The Problem with Facebook

I suppose that title should read, “my particular problem with Facebook.” There are certainly multiple problems… the one I run into is that I feel there’s more I should do but can’t.

I have many friends on Facebook who are dog people – pet owners, trainers, serious competitors. I also follow several rescue groups, and have many friends involved with rescue.

The problem is the multitude of lost dogs, injured dogs, dogs on death row, dogs needing foster homes, dogs in shelters… many of them, every day. Plenty of happy endings too, stories of dogs reunited with their families, dogs who find new families, dogs for whom money has been raised for their medical problems.

I find myself avoiding Facebook at times, because I can’t deal with seeing more pictures of abused animals. I don’t have the space or time or financial resources to adopt more dogs, or even to foster one… it wouldn’t be fair to my four, who don’t get enough of my time as it is.

I feel guilty, as if I have a responsibility to help these dogs, even when I know I can’t. I give financial support to certain rescues when I can, and I’ve done short-term fosters in the past. More than half the dogs in my life have been rescues… but it’s never enough.

I get to see all sorts of wonderful pictures of friends’ dogs, stay connected with dog people I haven’t seen in a long time, and see all those happy endings. Facebook allows me to easily stay in touch with Seelie’s and Merlin’s foster moms, let them see pictures and updates on how these guys are doing. There are times, though, when the negatives seem to outweigh the positives, and I find myself staying away from the site more and more, just scanning it quickly because I know there are stories in my newsfeed I really don’t want to see.

Advertisements

10 thoughts on “The Problem with Facebook

  1. I understand this completely. I have cats, not dogs, but it’s the same idea. You want a happy ending for every animal, but you also need a life for yourself and the pets that you do have. Facebook can be great, but it also brings us things we don’t want or need. Enjoy your dogs; I’m sure you are giving them a wonderful life.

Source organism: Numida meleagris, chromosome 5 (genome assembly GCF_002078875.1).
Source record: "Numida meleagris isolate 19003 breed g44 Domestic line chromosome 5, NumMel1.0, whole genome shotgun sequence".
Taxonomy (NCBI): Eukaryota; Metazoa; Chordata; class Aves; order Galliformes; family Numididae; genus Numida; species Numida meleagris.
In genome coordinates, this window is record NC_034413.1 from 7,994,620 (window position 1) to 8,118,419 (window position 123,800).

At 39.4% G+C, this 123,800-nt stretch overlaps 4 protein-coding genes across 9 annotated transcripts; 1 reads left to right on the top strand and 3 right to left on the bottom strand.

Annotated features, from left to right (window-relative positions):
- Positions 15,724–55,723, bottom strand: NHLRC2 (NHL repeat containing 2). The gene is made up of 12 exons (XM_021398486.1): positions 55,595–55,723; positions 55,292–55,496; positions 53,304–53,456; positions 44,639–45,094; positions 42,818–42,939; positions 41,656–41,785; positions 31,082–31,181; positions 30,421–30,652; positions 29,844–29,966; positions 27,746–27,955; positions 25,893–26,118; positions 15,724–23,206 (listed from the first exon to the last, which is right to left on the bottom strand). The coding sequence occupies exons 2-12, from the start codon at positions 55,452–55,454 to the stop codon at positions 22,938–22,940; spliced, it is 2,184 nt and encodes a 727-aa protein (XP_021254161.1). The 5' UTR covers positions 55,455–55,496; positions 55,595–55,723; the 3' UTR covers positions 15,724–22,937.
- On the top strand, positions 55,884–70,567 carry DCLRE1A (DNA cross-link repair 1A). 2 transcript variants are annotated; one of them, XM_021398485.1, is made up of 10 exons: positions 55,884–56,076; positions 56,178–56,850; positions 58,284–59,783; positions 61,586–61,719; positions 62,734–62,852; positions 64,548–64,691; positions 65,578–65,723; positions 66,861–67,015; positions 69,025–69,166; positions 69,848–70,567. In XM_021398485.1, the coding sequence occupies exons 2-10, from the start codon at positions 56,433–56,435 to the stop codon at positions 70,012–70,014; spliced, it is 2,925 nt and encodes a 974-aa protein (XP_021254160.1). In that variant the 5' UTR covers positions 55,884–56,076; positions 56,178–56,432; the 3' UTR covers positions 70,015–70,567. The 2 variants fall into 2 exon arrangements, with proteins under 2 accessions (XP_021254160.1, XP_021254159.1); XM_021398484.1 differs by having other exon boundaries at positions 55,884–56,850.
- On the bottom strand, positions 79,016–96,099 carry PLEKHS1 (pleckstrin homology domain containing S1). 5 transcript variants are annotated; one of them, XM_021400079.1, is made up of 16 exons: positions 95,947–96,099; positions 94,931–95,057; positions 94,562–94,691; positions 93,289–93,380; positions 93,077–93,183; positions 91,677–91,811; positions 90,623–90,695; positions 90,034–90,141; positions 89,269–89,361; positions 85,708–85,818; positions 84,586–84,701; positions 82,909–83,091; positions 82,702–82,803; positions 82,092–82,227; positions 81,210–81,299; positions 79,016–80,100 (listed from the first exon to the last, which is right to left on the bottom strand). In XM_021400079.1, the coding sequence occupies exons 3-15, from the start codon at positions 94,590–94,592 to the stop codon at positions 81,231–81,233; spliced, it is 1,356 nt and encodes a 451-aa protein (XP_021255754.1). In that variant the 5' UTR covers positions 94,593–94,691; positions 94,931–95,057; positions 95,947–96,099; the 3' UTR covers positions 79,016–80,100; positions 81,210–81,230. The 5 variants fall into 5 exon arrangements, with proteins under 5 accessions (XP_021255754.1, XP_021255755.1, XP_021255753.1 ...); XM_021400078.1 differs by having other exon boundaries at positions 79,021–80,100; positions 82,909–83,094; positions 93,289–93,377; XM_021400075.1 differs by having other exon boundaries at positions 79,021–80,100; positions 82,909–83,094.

Like

  2. I, too, have cats. Some of our cats have been shelter cats. Some have even been strays. I don’t know that there is a more loving.g animal than one who has been rescued. Even though I would like to take in every shelter cat I see, I know it is not feasible. I do what I can to support our local shelters and hope others are doing so as well.

    Like

  3. How wonderful that you are a rescuer! I don’t have anything against pure breeds, or anything, I just feel like there are so many sweet pups out there that need a home and need some love!! Our new fur-baby is a found/rescued dog and she is the SWEETEST, most loving little girl. My bf was skeptical because he’s only ever bought from breeders. I wish more people were like you and then we might not have to see so many sad, lost, little animals. Have you tried staying friends with them but removing some of the posts from your feed? Then you will only see them when you want to.

    Like

    • I have removed some posts that were just too agonizing, and it has made a difference. I’ll continue to both rescue and get dogs from breeders, although I think the rescues will outnumber the rest.

      Like

Leave a Reply

Fill in your details below or click an icon to log in:

WordPress.com Logo

You are commenting using your WordPress.com account. Log Out / Change )

Twitter picture

You are commenting using your Twitter account. Log Out / Change )

Facebook photo

You are commenting using your Facebook account. Log Out / Change )

Google+ photo

You are commenting using your Google+ account. Log Out / Change )

Connecting to %s